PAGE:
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Patricia McGinnis
Public Affairs leader

Patricia McGinnis

Former President and CEO of The Council for Excellence in Government, McGinnis teaches leadership at Georgetown University's Public Policy Institute and advises the White House on leadership programs for presidential appointees.

Forgetting Your Followers

The strength of the leader-constituent relationship is a key predictor of leadership effectiveness. It's so simple and yet so many leaders forget -- in the heat of passion, greed, or embarrassment -- to ask themselves what the people they serve would think?

Or more to the point for leaders in public life, "How would what you are about to do read on the front page of The Washington Post?" If the answer is "Oh my God!" a pause is in order to think in a broader context about your actions.

Mark Sanford has now joined a long list of leaders, including many strong advocates of family values, who have been unfaithful to their spouses and lied in the process. Does this disqualify him from being an effective leader? The answer is not an absolute "yes", but "it depends."

It depends on his relationship with his constituents as they consider what he did, the credibility of his explanation, the sincerity of his resolutions, and his actual behavior, going forward. This information, for the most part, is being communicated through press reports and media commentary.

Though not a South Carolina constituent, my reaction to the Sanford saga has ranged from an aversion to "way too much personal information," to bemusement about how the self righteous handle their falls from grace, to a little cheer for Jenny Sanford, who stood up for herself and her children, leaving the governor on his own to try to regain the trust of his constituents. No prediction yet on how that will turn out, but could we be spared every detail?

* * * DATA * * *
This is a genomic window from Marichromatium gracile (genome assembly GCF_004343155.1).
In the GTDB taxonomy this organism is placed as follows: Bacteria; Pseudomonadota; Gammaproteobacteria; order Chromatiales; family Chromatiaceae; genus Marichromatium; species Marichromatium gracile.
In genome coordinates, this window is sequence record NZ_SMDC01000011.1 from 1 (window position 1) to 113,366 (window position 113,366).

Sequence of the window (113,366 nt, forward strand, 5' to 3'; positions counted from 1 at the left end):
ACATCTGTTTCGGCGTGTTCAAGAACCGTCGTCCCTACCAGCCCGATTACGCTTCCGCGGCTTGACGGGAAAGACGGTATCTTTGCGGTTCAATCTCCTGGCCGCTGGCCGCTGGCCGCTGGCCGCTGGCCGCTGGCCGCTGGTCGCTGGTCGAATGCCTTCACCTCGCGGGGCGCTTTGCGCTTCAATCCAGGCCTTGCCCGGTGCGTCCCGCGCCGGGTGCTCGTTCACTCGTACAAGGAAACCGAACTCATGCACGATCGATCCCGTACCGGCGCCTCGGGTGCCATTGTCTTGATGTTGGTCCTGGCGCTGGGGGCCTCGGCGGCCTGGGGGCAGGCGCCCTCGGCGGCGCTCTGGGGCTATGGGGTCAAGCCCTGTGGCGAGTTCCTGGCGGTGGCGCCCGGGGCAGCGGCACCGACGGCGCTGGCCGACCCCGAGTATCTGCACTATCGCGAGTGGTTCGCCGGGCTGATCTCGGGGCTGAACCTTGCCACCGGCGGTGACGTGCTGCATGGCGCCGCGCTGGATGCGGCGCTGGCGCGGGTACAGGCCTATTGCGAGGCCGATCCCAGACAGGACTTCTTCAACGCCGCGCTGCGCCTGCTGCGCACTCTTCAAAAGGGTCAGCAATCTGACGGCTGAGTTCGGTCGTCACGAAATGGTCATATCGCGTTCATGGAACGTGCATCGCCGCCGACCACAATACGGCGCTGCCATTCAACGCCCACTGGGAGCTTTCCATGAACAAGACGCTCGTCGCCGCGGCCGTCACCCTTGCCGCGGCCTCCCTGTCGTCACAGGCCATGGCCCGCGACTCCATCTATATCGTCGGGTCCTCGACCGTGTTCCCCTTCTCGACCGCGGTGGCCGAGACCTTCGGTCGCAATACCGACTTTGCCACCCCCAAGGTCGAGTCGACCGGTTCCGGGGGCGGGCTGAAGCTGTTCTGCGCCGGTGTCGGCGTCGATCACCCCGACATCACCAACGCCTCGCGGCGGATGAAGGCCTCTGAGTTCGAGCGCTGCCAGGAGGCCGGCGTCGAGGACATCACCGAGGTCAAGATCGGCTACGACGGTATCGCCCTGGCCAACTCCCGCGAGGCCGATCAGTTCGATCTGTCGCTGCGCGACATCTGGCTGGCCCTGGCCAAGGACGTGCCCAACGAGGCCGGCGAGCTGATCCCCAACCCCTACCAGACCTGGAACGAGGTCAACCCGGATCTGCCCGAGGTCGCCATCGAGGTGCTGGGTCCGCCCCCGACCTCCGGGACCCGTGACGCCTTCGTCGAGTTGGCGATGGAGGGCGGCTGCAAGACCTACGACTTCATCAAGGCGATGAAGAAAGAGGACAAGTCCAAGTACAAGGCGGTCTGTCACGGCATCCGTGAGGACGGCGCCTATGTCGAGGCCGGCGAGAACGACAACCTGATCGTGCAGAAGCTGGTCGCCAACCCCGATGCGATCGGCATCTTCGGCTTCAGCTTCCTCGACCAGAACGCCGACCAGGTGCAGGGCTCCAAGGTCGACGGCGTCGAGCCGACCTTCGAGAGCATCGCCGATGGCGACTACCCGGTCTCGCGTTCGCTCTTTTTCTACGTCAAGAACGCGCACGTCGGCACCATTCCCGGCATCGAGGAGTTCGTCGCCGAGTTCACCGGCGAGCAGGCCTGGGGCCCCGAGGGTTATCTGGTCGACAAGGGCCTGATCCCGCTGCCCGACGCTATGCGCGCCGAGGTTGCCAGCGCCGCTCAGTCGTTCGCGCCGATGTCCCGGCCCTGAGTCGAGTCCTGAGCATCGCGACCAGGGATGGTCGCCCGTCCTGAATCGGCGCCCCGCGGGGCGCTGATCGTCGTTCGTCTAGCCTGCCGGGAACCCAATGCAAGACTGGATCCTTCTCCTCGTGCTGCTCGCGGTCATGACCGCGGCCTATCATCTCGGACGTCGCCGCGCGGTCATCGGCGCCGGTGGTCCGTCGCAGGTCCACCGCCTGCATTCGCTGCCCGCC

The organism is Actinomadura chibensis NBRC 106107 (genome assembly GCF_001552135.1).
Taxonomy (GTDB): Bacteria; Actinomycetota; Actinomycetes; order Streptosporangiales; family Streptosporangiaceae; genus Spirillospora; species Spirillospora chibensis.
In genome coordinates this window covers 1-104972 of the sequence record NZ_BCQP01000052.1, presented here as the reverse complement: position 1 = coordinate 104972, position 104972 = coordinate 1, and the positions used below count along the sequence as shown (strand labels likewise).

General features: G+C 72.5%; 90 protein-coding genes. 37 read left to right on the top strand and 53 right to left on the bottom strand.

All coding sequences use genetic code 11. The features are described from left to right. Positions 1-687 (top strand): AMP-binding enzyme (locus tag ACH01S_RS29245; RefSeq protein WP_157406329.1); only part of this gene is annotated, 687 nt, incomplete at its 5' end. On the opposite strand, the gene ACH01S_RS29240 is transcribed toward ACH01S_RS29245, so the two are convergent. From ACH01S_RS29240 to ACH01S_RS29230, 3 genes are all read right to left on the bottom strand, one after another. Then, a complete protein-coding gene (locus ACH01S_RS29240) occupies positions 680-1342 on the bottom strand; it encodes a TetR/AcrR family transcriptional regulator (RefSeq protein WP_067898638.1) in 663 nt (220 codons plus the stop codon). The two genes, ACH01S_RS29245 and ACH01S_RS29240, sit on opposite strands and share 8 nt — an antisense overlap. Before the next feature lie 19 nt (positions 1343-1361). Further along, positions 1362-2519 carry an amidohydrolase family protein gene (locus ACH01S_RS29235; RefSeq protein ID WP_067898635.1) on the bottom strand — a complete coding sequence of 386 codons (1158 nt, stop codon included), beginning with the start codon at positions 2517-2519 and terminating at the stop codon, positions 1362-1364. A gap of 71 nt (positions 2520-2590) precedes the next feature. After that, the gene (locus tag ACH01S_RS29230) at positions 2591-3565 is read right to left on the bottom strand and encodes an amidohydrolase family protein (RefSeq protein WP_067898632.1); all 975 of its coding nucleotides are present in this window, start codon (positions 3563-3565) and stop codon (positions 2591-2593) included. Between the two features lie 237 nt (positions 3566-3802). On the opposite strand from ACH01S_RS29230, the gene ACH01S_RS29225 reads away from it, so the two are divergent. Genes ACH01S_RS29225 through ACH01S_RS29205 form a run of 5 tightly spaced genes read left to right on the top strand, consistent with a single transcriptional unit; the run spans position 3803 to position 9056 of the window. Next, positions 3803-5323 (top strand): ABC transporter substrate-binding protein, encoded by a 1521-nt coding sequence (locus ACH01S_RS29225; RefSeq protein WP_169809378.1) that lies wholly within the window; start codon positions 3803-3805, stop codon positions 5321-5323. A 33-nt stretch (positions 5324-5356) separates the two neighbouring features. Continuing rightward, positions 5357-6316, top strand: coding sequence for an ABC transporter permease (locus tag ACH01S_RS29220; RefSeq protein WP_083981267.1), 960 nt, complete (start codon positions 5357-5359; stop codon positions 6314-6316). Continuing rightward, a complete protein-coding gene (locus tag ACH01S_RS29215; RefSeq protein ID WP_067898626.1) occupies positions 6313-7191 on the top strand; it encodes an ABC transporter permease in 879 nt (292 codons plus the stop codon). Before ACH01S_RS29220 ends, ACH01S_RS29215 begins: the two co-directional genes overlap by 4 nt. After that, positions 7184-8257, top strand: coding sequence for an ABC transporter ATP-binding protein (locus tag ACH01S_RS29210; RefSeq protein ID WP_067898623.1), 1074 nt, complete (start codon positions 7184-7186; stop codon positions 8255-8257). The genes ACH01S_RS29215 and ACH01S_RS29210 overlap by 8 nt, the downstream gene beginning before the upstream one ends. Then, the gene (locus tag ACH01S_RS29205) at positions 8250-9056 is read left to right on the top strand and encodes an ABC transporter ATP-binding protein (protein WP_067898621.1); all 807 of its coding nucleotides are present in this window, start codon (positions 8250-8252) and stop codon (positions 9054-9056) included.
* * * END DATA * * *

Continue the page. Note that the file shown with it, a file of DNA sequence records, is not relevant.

By Patricia McGinnis

 |  June 30, 2009; 3:14 PM ET
Category:  Ethics Save & Share:  Send E-mail   Facebook   Twitter   Digg   Yahoo Buzz   Del.icio.us   StumbleUpon   Technorati  
Previous: Transgressions vs. Contributions | Next: Immorality, Magnified

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An elected leader should never forget the constituency during that short period of time they hold 'public' office, whether it be 2, 4 or 8 years (remember the term 'limit').

It is the right of the voters to require an 'unwritten code of conduct', especially in a democracy. This public trust, binding the voter to the voted, enables a democracy to flourish.

It is preferential to see a politician's press conference about a 'mea culpa', than to a hidden signature sending so many people to a gulag. It just feels safer.

Therefore, this 'drama' is simply democracy unfolding.

Can we now now trust the Governor?

The electorate will decide whether he is strong enough to 'carry' the 'weight' needed to uphold the pillars of democracy.

If it is seen that he has reached his 'limit'; the public will thank him kindly for holding the burden for this long; and ask someone strong to step forward to the 'office of public trust'.

Posted by: hiltifrance | July 1, 2009 9:08 AM
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The flaw in this argument is that it has become clear that the constituents in this case may not really be basing their relationship on facts about their leader... heck, not even Mr. Sanford's wife was doing so.

I elect people based on my belief that they will make good governmental decisions and lead that large organization, period. I don't preach family values because I do not believe I have any way to know if the people I am electing do or do not live by them... it's simply impossible and often very disappointing... I am also turned off when political parties make such an immeasurable topic a cornerstone of their case for election.

In the end, this leader-constituent relationship should suffer because this leader abandoned the state and used it's tax money to chase a woman.

Posted by: Rickster623 | July 1, 2009 8:31 AM
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